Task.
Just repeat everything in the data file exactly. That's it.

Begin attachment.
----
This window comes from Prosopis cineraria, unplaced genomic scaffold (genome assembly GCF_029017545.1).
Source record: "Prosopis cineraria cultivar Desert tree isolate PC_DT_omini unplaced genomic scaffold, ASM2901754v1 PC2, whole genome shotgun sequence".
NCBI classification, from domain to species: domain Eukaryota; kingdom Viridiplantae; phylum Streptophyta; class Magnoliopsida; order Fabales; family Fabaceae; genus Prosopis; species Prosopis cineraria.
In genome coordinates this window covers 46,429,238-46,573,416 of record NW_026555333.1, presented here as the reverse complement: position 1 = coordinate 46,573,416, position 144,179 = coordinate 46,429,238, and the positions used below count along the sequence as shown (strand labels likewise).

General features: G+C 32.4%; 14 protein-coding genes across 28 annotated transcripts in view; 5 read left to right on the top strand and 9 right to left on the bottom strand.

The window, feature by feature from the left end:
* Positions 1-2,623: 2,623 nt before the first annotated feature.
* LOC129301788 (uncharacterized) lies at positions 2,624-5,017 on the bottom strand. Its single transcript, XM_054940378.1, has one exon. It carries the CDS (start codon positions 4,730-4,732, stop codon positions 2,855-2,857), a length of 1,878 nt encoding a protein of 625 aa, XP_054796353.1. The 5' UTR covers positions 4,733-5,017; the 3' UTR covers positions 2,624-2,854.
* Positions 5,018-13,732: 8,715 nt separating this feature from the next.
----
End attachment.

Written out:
This window comes from Prosopis cineraria, unplaced genomic scaffold (genome assembly GCF_029017545.1).
Source record: "Prosopis cineraria cultivar Desert tree isolate PC_DT_omini unplaced genomic scaffold, ASM2901754v1 PC2, whole genome shotgun sequence".
NCBI classification, from domain to species: domain Eukaryota; kingdom Viridiplantae; phylum Streptophyta; class Magnoliopsida; order Fabales; family Fabaceae; genus Prosopis; species Prosopis cineraria.
In genome coordinates this window covers 46,429,238-46,573,416 of record NW_026555333.1, presented here as the reverse complement: position 1 = coordinate 46,573,416, position 144,179 = coordinate 46,429,238, and the positions used below count along the sequence as shown (strand labels likewise).

General features: G+C 32.4%; 14 protein-coding genes across 28 annotated transcripts in view; 5 read left to right on the top strand and 9 right to left on the bottom strand.

The window, feature by feature from the left end:
* Positions 1-2,623: 2,623 nt before the first annotated feature.
* LOC129301788 (uncharacterized) lies at positions 2,624-5,017 on the bottom strand. Its single transcript, XM_054940378.1, has one exon. It carries the CDS (start codon positions 4,730-4,732, stop codon positions 2,855-2,857), a length of 1,878 nt encoding a protein of 625 aa, XP_054796353.1. The 5' UTR covers positions 4,733-5,017; the 3' UTR covers positions 2,624-2,854.
* Positions 5,018-13,732: 8,715 nt separating this feature from the next.